A Cheung Chau clothing stall owner has emerged victorious in her case against the Food and Environmental Hygiene Department's move to allow seven food stall owners to switch to a non-food trade.
Tang Shuk-chun, who sells clothes, shoes and umbrellas at Cheung Chau Market, had asked the High Court to review the department director's decision, which she said would increase competition in the market.
Tang said the director had failed to consult the market management consultative committee - as it was required to do - before making the decision in 2012.
In his judgment in Tang's favour yesterday, Justice Louis Chan wrote: "I hold that the director had failed to consult the committee in accordance with the operational manual and the common law in deciding to approve the seven applications for a change of trade."
Chan then ordered that the director's approval of the applications be revoked.
Tang had since August 2003 been allowed to sell non-food items at the Cheung Chau Market. In March 2012, nine stall owners in the dry-goods zone asked to switch from "food trade" to "non-food trade", saying they could not make ends meet. All nine applications were rejected.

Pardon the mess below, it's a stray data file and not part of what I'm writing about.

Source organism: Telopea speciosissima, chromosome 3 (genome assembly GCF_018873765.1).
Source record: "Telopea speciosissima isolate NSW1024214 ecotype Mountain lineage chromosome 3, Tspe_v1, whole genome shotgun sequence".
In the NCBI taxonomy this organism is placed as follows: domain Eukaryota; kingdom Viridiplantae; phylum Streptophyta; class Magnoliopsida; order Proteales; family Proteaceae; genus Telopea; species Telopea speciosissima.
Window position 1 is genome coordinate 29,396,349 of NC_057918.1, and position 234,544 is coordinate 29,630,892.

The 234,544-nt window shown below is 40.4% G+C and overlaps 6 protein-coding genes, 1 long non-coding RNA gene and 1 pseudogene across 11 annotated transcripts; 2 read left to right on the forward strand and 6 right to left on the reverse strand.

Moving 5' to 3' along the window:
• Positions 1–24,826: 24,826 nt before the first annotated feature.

But between June and August that year, some applicants wrote to the department, saying they were already selling goods other than food and hence should be allowed to continue to do so.
They said although this was not permitted under their tenancy agreements, they were never issued any warnings and even had their contracts extended.
In October 2012, seven of the stall owners received approval to change their trade. Tang found the director's move unfair and said he should have consulted the committee beforehand.